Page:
Do you need more onboard storage?

Evan Selleck
Contributing Editor from Arizona
Published: September 17, 2013

At the start of the year, Apple added another device to the full-sized iPad lineup. The 128GB fourth-generation iPad was unceremoniously released into the online Apple Store and into physical storefronts across the world, with a ridiculously high price tag. If you wanted to get your hands on the Wi-Fi + Cellular device, for instance, you'd have to fork over $929. Quite a chunk of change, and it hasn't changed since its launch in February.

Which makes sense, obviously. Apple products don't usually see a price drop until new devices have been announced. So the 128GB fourth-gen iPad will probably see a price drop later this year, when the new iPads are unveiled, but for now it's sitting pretty right under that grand price mark.

When the 128GB model was announced, I was right on board with the idea that Apple was moving towards standardizing 128GB of storage for mobile devices. While the iPad line-up didn't see the departure of the 16GB option right at the start, the hope from many was that the 16GB would be forced down as the previous generation device, while the newer options, refreshed yearly, would see a change to the status quo.

Specifically, we'd see new iPads start at 32GB, with the next option at 64GB, and finally a 128GB model. This belief stemmed from the fact that we all thought it was simply "about time." We've seen 16GB be the weird standard for devices for long enough. It was time to move up.

In my eyes, the announcement of Samsung's Galaxy Note 3 sealed the deal.

When Samsung unveiled their new Note flagship device, they gave two options: a 32GB model and a 64GB variant. Indeed, HTC and Nokia have also done the same thing, offering recent flagship devices with a standard 32GB of built-in storage. With all of these high-end devices, primarily Samsung's recent announcement, focusing on more built-in storage, I just assumed it was a decision Apple had made long ago. They'd follow suit.

And yet, they didn't. Apple announced the iPhone 5s with the same memory allotment as its previous version: 16GB, 32GB and 64GB. No 128GB iPhone 5s. There could be, and probably are, plenty of reasons why Apple chose to still offer a 16GB iPhone as its base model for the new lineup, but after a conversation with a friend, I'm wondering if it just doesn't have everything to do with the cloud.

It's been no secret that I use the cloud for some storage needs quite often. For my writing, and for pictures, primarily. I do use music streaming services, yes, but I usually save the music to my phone for offline play. It's for that reason in particular, because I have a lot of music, that I need a lot of built-in storage. No memory cards. Just, on board storage.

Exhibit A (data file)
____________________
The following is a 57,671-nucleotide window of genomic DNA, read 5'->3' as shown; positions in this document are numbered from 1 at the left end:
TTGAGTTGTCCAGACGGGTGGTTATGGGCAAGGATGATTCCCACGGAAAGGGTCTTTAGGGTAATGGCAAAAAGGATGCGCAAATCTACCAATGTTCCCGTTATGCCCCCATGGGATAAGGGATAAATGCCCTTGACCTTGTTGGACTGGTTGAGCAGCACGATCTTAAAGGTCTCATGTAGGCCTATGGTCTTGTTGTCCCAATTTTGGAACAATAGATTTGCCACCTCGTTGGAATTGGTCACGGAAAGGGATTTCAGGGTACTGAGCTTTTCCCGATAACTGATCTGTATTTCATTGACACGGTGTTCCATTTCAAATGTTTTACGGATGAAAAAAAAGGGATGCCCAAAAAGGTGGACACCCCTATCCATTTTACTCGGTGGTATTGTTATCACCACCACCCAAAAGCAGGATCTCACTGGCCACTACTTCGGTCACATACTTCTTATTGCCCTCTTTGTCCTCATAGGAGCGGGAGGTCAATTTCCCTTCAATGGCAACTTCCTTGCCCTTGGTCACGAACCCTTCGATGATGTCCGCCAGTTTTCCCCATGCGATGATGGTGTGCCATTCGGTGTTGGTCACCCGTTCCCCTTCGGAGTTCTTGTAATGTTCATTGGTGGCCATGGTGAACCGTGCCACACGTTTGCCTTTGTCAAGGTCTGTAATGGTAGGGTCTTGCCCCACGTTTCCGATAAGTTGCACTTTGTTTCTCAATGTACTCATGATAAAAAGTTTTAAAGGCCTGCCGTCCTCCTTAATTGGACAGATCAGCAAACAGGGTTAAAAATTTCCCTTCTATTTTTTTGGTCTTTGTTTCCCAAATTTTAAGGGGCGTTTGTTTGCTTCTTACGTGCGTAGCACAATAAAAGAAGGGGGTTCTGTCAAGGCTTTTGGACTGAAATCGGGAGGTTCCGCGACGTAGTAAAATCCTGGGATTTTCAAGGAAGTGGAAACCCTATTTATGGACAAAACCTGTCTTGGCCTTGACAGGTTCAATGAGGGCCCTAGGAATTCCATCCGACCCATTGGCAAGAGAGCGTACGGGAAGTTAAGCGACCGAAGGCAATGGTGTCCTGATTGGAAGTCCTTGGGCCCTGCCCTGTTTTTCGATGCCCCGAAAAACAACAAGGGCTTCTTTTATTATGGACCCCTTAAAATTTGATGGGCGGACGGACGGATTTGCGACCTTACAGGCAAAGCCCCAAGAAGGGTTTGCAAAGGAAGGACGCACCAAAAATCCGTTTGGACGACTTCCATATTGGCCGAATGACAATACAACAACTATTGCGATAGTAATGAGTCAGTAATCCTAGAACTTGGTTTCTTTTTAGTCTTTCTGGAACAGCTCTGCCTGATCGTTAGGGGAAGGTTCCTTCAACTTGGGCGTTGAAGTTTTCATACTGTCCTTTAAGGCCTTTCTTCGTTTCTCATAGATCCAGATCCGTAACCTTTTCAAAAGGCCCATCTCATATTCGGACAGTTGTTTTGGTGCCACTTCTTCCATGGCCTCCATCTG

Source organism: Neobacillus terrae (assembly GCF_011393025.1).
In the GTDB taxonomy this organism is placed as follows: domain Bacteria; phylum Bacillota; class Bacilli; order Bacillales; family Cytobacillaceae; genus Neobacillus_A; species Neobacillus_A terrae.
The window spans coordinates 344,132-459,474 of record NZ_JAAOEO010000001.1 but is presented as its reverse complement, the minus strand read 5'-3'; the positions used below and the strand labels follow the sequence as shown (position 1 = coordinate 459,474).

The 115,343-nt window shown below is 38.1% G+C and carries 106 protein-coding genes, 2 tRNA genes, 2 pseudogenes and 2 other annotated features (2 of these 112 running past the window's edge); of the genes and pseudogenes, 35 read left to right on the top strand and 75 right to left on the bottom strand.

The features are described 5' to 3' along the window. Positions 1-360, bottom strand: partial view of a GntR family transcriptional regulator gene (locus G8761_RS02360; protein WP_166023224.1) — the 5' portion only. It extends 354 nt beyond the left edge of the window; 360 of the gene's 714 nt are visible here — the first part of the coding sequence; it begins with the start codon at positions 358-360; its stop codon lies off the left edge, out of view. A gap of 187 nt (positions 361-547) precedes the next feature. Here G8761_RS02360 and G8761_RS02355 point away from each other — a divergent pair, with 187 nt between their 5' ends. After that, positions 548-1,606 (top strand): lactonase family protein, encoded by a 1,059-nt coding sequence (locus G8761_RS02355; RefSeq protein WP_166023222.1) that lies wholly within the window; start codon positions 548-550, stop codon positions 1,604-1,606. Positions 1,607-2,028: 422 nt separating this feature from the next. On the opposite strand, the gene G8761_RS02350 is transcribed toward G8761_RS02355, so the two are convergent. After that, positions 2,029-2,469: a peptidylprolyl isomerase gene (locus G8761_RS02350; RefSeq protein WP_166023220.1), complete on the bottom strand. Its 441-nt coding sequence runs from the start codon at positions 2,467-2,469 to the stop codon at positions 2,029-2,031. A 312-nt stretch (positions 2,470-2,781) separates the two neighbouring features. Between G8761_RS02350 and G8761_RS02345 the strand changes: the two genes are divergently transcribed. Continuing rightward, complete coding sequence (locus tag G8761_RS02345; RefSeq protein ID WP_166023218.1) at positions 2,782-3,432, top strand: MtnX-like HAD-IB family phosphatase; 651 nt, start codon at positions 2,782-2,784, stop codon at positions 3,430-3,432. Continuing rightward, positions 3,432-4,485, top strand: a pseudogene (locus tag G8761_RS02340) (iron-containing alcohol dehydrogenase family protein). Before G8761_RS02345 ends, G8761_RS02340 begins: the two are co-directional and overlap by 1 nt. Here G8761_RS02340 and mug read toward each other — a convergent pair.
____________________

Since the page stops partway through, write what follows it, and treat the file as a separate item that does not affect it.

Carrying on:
Apple's iCloud service is still a thing, and it's something that eventually they'll probably start pushing more than ever. Maybe as a replacement from other cloud services, or maybe just as an added bonus. They'll continue to charge for extra storage. On top of that, they're trying to get you to use iTunes Radio, which is a music streaming service like Pandora. No saving giant playlists filled with thousands of songs. Just more streaming. So instead of using on board storage space, you're using your data or Wi-Fi connection.

Apple probably doesn't see it as a necessity to add more storage, or to provide more storage for a lower price tag. They can sell you the 16GB iPhone 5s, and you'll either use all the storage and start using the cloud, or just immediately use the cloud anyway and not worry about it. Or, you'll spend more money to get the models with more memory. Win-win, by Apple's account.

In truth, if I could use streaming without worrying about poor cellular coverage, I'd probably not sync all my music to my phone. In that case, I wouldn't need such a high storage capacity. But, I do (for now), and so I need a lot of storage. I can't help but wonder where all of you stand, though.

Do you use the cloud for the majority of your content? Basically, do you save a large amount of music, or even movies, to your phone? Or do you stream it all? Do you store your photos in the cloud or on your phone? Do you buy phones only with a lot of onboard storage? Let me know!